Graphical models have become a popular and powerful tool to deal with dependencies in a complex probability model. For small networks an exact computation of the marginal probabilities for certain nodes is feasible <see, for example>zhang94a. Unfortunately, due to an exponential scaling of the computational complexity, these exact algorithms soon fail for somewhat more complex and more realistic networks.
To deal with this computational problem two main streams can be distinguished. Firstly, there is the approach of approximating the exact solution. Numerous algorithms have been developed among which are mean field peterson87a,saul96a and TAP thouless76a,plefka81a. Nowadays, approximation methods such as belief propagation murphy99a,yedidia00a using the Bethe or Kikuchi energy are gaining popularity. In contrast with mean field expansions, the latter methods try to model only the local probability distributions of several small clusters, which communicate with each other in a way known as message passing.
The second approach is that of finding upper and lower bounds on important quantities of the graphical model. In contrast to approximation techniques, these methods give reliable information. One may find, for instance, that a marginal probability is definitely between 0.4 and 0.5. These methods usually focus on the partition function of the network, which can be lower bounded mync or upper bounded wainwright02a. Little work has been done, however, on bounding the marginal probabities for certain nodes in the network directly. Up to now researchers have focused their attention on combining upper and lower bounds on the partition function in which way bounds on the marginals can be derived. For the special case of the Boltzmann machine this was done by mynips2.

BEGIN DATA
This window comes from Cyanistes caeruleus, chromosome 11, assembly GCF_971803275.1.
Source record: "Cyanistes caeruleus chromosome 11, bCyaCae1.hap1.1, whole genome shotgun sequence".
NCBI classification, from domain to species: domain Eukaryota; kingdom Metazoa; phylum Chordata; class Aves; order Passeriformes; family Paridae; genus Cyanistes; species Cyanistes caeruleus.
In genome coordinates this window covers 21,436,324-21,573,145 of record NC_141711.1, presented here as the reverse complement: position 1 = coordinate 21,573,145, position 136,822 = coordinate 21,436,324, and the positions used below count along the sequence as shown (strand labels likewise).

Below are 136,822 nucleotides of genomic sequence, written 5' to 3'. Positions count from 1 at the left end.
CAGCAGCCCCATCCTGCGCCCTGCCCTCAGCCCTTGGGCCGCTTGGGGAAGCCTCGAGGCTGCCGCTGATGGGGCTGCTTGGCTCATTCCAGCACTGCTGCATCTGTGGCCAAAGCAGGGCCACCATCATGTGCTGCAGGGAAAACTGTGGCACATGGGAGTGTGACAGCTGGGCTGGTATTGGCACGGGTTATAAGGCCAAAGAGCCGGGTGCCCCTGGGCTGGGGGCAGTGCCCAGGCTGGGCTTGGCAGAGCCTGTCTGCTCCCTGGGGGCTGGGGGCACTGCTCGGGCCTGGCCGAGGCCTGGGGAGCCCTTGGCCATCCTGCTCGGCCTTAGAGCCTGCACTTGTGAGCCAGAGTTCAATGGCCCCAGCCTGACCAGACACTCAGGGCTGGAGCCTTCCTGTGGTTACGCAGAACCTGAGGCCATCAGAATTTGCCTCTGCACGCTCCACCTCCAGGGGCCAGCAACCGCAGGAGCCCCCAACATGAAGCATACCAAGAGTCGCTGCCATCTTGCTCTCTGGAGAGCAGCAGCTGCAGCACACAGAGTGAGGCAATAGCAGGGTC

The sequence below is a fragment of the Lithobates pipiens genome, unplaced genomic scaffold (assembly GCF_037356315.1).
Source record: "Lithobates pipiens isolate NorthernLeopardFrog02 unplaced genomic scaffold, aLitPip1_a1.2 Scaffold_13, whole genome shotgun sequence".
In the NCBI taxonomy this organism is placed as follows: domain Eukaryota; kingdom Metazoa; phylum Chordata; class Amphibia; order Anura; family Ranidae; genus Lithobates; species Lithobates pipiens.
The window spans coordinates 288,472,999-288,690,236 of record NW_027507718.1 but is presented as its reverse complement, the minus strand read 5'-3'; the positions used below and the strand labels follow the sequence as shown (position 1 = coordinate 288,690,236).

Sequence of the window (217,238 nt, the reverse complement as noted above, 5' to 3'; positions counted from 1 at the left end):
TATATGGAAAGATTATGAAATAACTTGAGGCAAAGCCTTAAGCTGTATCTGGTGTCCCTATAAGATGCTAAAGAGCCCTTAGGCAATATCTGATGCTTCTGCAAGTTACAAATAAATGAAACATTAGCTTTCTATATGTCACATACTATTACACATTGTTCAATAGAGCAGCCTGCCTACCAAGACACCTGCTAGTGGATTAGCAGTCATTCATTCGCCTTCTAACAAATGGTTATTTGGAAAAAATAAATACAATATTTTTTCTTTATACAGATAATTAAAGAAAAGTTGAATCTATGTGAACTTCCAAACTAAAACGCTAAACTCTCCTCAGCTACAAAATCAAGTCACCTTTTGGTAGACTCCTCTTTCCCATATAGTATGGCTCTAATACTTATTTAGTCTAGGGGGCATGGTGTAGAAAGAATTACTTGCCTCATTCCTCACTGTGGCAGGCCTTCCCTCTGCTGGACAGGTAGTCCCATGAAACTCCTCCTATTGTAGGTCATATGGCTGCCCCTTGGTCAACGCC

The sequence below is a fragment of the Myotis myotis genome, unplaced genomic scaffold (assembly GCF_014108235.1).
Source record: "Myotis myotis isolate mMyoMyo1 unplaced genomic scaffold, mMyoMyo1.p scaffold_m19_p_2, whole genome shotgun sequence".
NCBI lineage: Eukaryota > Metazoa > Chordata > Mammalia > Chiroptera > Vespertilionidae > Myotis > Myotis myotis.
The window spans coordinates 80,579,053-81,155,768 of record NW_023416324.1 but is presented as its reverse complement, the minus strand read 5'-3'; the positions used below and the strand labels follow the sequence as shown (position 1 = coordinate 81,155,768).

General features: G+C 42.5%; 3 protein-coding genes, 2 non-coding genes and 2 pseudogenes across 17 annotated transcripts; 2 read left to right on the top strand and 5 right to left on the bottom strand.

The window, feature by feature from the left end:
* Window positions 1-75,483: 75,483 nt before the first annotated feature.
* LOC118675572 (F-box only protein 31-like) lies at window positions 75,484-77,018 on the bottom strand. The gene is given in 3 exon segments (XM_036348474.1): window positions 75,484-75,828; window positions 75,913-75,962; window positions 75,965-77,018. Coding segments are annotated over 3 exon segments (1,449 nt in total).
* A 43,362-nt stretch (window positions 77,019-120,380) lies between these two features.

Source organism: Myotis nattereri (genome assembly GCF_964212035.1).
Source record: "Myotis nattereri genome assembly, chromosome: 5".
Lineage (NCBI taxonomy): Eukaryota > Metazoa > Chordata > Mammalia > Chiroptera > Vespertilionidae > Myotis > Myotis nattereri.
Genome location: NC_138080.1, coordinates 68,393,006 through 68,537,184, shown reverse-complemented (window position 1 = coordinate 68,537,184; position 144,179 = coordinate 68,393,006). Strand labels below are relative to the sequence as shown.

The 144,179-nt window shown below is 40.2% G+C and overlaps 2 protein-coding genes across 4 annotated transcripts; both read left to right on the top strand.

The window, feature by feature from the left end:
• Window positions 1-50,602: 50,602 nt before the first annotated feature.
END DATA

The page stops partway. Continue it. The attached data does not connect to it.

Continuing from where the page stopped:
In this article we present a method called `bound propagation' which has certain similarities to belief propagation in the sense that small clusters of a few nodes try to bound their marginals as tight as possible. The knowledge contained in these bounds is shared with surrounding clusters. Iteration of this procedure improves bounds on all marginals until it is converged. It is important to realize that bounding and approximation techniques are not mutually exclusive. We propose to always run the bound propagation algorithm first. When the result is not satisfactory, one can always fall back upon approximation techniques as belief propagation paying the price of being uncertain about the solution.
In Section we explain the general method of bound propagation, which is described more algorithmicly in Section . In Section we show the behaviour of the algorithm on a toy problem, whereas in Section the results are shown for more realistic networks. Finally, in Section , we conclude and discuss possible paths for future research.